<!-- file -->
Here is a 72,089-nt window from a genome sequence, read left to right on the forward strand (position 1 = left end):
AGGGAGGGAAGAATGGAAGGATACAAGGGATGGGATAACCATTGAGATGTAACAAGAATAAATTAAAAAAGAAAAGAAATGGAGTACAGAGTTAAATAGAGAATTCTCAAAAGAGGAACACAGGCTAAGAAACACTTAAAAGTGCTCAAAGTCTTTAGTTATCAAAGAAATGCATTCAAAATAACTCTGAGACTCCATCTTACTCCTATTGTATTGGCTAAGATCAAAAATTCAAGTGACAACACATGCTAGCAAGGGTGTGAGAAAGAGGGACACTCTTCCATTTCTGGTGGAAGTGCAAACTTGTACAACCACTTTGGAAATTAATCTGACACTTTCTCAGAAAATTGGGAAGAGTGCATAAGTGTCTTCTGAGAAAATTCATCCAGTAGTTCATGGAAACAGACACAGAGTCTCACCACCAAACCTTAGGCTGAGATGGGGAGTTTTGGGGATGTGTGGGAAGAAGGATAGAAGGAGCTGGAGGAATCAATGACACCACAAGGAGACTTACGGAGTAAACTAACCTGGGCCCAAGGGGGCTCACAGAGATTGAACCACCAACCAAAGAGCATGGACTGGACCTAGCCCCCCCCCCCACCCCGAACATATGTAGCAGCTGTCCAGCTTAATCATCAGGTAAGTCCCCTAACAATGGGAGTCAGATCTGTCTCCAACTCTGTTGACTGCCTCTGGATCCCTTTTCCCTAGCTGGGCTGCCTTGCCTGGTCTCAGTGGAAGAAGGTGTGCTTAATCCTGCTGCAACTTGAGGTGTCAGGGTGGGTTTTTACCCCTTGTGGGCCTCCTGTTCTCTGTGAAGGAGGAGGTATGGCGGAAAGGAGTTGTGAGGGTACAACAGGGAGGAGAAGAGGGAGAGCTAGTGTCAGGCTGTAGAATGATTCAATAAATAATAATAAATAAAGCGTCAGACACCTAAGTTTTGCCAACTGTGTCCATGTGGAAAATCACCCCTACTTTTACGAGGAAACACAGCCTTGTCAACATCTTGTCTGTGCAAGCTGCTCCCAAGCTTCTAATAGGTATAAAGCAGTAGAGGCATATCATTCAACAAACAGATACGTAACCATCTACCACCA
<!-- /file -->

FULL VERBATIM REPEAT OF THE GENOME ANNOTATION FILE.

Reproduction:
Here is a 72,089-nt window from a genome sequence, read left to right on the forward strand (position 1 = left end):
AGGGAGGGAAGAATGGAAGGATACAAGGGATGGGATAACCATTGAGATGTAACAAGAATAAATTAAAAAAGAAAAGAAATGGAGTACAGAGTTAAATAGAGAATTCTCAAAAGAGGAACACAGGCTAAGAAACACTTAAAAGTGCTCAAAGTCTTTAGTTATCAAAGAAATGCATTCAAAATAACTCTGAGACTCCATCTTACTCCTATTGTATTGGCTAAGATCAAAAATTCAAGTGACAACACATGCTAGCAAGGGTGTGAGAAAGAGGGACACTCTTCCATTTCTGGTGGAAGTGCAAACTTGTACAACCACTTTGGAAATTAATCTGACACTTTCTCAGAAAATTGGGAAGAGTGCATAAGTGTCTTCTGAGAAAATTCATCCAGTAGTTCATGGAAACAGACACAGAGTCTCACCACCAAACCTTAGGCTGAGATGGGGAGTTTTGGGGATGTGTGGGAAGAAGGATAGAAGGAGCTGGAGGAATCAATGACACCACAAGGAGACTTACGGAGTAAACTAACCTGGGCCCAAGGGGGCTCACAGAGATTGAACCACCAACCAAAGAGCATGGACTGGACCTAGCCCCCCCCCCCACCCCGAACATATGTAGCAGCTGTCCAGCTTAATCATCAGGTAAGTCCCCTAACAATGGGAGTCAGATCTGTCTCCAACTCTGTTGACTGCCTCTGGATCCCTTTTCCCTAGCTGGGCTGCCTTGCCTGGTCTCAGTGGAAGAAGGTGTGCTTAATCCTGCTGCAACTTGAGGTGTCAGGGTGGGTTTTTACCCCTTGTGGGCCTCCTGTTCTCTGTGAAGGAGGAGGTATGGCGGAAAGGAGTTGTGAGGGTACAACAGGGAGGAGAAGAGGGAGAGCTAGTGTCAGGCTGTAGAATGATTCAATAAATAATAATAAATAAAGCGTCAGACACCTAAGTTTTGCCAACTGTGTCCATGTGGAAAATCACCCCTACTTTTACGAGGAAACACAGCCTTGTCAACATCTTGTCTGTGCAAGCTGCTCCCAAGCTTCTAATAGGTATAAAGCAGTAGAGGCATATCATTCAACAAACAGATACGTAACCATCTACCACCA